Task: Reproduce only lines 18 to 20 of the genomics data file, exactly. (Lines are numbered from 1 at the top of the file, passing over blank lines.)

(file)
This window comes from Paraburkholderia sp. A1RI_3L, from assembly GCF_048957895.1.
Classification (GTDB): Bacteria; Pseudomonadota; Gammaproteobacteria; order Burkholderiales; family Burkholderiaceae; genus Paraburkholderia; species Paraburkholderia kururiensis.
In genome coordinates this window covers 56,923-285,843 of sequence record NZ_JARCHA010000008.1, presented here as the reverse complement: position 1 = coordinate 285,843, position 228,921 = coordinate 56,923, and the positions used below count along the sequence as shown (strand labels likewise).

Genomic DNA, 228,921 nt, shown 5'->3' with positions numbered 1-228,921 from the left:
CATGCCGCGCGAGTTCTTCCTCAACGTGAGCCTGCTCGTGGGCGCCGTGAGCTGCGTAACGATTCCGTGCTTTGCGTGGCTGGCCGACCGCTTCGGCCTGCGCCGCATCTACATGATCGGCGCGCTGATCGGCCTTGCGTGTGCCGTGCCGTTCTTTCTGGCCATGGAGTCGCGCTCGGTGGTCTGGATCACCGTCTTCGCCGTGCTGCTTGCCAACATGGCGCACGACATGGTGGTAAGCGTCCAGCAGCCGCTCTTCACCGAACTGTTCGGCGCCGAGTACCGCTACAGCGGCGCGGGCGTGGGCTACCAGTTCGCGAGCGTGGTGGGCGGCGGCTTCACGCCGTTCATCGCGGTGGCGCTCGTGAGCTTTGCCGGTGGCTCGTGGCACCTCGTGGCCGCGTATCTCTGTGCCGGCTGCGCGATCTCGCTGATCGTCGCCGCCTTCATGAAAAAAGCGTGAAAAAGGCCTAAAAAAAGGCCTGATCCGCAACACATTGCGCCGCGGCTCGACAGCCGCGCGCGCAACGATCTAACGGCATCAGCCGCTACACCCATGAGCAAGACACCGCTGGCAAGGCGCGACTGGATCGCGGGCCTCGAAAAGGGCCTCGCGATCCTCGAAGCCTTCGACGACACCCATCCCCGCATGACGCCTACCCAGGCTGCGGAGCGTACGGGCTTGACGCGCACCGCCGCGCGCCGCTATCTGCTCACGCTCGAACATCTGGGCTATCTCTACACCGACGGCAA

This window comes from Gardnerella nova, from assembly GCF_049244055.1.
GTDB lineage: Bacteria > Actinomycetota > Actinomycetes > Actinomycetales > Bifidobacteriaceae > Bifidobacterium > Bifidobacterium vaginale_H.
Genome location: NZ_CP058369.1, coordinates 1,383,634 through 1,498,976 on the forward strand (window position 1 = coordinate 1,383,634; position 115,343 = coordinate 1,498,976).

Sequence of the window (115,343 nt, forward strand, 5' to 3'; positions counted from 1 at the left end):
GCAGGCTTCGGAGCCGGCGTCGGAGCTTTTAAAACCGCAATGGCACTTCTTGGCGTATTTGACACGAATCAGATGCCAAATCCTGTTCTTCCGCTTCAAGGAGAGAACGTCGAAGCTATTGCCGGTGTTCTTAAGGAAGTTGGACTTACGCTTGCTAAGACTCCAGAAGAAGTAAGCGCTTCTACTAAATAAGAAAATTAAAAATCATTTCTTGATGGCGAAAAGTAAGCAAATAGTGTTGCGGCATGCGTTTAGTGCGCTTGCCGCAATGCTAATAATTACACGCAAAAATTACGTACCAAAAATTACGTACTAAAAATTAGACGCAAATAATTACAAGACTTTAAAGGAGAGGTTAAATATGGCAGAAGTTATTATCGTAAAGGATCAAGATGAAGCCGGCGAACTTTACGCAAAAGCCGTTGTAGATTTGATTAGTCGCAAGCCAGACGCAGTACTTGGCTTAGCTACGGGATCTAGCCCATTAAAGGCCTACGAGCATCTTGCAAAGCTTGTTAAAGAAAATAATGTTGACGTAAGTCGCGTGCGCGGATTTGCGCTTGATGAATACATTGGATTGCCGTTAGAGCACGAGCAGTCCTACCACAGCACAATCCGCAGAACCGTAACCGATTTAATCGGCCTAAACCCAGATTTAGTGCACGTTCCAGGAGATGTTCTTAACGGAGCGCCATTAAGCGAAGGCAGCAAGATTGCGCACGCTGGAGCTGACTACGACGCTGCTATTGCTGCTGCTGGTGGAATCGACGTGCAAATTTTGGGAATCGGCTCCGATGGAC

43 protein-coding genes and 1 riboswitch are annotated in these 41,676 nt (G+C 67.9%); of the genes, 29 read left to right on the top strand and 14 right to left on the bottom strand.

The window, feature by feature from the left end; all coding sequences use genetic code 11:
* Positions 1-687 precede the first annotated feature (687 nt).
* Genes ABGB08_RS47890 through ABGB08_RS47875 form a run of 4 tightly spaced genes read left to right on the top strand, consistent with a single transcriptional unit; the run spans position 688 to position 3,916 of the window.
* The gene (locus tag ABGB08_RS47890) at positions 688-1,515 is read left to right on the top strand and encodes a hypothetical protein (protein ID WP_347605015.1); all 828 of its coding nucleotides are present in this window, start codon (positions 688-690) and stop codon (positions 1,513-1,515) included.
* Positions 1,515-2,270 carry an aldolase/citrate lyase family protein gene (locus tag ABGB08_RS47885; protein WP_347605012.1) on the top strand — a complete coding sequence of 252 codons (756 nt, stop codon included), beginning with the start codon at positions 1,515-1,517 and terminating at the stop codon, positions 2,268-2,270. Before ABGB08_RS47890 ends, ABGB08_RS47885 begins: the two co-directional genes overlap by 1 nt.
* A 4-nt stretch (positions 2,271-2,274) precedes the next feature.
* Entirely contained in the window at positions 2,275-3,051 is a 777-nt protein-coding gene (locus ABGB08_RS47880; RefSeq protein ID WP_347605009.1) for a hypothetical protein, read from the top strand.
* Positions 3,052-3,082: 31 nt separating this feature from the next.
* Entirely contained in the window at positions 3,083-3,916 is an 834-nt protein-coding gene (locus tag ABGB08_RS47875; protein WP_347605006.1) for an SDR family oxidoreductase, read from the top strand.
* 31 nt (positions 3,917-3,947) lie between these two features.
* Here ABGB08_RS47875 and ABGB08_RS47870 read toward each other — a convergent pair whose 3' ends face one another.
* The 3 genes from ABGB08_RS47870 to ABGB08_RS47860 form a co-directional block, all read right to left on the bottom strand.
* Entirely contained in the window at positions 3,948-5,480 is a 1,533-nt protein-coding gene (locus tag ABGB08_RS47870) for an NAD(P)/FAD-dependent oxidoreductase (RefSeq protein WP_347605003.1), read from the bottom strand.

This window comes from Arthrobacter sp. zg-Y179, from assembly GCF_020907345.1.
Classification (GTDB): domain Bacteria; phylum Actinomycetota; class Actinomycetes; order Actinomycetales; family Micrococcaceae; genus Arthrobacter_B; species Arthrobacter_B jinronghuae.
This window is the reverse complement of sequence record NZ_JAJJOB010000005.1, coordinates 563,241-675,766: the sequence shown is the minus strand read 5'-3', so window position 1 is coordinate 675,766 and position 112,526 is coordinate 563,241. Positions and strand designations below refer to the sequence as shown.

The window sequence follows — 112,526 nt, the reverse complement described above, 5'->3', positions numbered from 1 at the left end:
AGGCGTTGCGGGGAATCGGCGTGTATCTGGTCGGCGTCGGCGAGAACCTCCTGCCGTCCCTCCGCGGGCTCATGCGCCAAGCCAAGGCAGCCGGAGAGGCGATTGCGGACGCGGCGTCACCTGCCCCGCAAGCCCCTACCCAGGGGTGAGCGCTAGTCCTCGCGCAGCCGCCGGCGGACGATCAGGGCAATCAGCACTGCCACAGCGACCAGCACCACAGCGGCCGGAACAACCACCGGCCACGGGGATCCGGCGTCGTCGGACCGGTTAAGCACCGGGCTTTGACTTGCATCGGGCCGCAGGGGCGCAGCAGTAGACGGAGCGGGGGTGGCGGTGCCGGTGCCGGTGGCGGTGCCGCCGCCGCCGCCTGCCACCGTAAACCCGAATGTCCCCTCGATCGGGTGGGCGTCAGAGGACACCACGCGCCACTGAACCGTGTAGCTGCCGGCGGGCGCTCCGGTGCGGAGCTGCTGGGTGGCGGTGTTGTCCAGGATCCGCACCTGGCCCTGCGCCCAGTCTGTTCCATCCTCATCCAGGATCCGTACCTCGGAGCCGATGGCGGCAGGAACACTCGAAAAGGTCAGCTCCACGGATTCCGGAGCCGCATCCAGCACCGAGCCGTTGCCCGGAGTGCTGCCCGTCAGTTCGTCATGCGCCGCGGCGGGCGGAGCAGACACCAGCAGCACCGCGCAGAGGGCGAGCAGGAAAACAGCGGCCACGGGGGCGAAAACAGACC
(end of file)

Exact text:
* Entirely contained in the window at positions 2,275-3,051 is a 777-nt protein-coding gene (locus ABGB08_RS47880; RefSeq protein ID WP_347605009.1) for a hypothetical protein, read from the top strand.
* Positions 3,052-3,082: 31 nt separating this feature from the next.
* Entirely contained in the window at positions 3,083-3,916 is an 834-nt protein-coding gene (locus tag ABGB08_RS47875; protein WP_347605006.1) for an SDR family oxidoreductase, read from the top strand.